The words were wholly incomprehensible to him; but, like the aurora which guides the navigator in northern latitudes, opened new vistas to the inquiring mind of the listener, and gave fantastic glimpses of new horizons.
In this presentation of new work, Ebtekar puts before his audience contrasting kinds of enigmatic experience: one intimate, relating to the mystical experience of the book page and the written word; the other macroscopic, involving the open gaze at the universe, the firmament of stars as they might be taken in by anyone (or anything). In an exposition that encourages comparisons of the physical reality of the cosmos to the reality constructed by man’s perception and intellect, Ebtekar also calls to task the creative process: are creative acts man-made or guided by an aura into ‘new horizons’?
Evoking a sense of the cosmic, Ebtekar displays four large panel works on canvas, formed by the light of stars as seen by the NASA/ESA Hubble Space Telescope, activating the photochemical surface of the “painting.” In this way, as true ‘representations’ of the universe, these images have little intervention or manipulation by hand. On a conversely small scale, he will present a group of cut manuscript pages where the words are cut away. The patterns of negative space define openings, clouds, or, as he suggests, guiding auroras.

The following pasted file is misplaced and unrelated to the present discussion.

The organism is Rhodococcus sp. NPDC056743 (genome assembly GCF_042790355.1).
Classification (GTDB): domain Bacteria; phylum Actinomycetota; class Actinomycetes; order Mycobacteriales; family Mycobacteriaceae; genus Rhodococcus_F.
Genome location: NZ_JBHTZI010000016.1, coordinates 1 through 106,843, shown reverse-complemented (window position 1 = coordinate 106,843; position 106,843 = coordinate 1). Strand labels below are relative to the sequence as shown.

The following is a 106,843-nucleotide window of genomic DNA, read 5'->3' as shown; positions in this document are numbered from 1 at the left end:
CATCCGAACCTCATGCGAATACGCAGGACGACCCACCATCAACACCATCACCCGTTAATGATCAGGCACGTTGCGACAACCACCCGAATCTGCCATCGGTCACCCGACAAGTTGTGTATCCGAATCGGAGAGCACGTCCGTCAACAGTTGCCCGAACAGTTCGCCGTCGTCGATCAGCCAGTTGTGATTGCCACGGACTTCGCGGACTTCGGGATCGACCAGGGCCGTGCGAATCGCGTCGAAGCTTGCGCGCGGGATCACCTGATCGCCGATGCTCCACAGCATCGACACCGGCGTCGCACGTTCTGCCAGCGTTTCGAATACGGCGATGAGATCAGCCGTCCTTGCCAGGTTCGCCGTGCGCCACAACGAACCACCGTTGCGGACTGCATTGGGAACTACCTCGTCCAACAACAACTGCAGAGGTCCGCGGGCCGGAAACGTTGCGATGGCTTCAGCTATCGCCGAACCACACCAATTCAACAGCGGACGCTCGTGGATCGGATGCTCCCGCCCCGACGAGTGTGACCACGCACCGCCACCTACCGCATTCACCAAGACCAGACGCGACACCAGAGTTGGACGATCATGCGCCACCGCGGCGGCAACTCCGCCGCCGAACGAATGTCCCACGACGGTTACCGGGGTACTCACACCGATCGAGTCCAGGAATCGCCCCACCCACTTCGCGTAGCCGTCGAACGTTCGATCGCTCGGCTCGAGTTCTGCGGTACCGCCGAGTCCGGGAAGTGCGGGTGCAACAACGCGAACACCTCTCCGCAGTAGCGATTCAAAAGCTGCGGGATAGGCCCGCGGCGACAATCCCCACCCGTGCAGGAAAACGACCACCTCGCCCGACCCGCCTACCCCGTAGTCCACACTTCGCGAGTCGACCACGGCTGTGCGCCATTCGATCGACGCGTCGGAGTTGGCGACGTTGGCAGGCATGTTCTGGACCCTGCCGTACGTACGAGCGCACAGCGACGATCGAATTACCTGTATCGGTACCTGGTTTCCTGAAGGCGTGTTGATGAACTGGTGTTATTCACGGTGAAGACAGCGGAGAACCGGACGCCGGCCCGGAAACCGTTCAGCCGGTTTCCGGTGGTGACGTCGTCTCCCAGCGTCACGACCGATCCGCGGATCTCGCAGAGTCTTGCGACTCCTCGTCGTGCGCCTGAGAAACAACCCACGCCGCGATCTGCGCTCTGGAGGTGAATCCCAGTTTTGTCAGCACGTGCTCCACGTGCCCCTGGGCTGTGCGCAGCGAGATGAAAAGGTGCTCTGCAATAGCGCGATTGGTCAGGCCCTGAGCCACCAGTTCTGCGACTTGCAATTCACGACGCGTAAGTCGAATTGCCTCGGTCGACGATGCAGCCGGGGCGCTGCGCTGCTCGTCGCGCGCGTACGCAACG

The dynamic created by the difference in scale of the works will be enhanced by another work installed in front of a window in the gallery space. The work on the floor, mimicking a sunbeam entering the space, is the negative of one of the photogram paintings. In this way Ebtekar addresses the reproductive aspect of the artist’s craft, sharing the process and ‘instruments behind the magic.’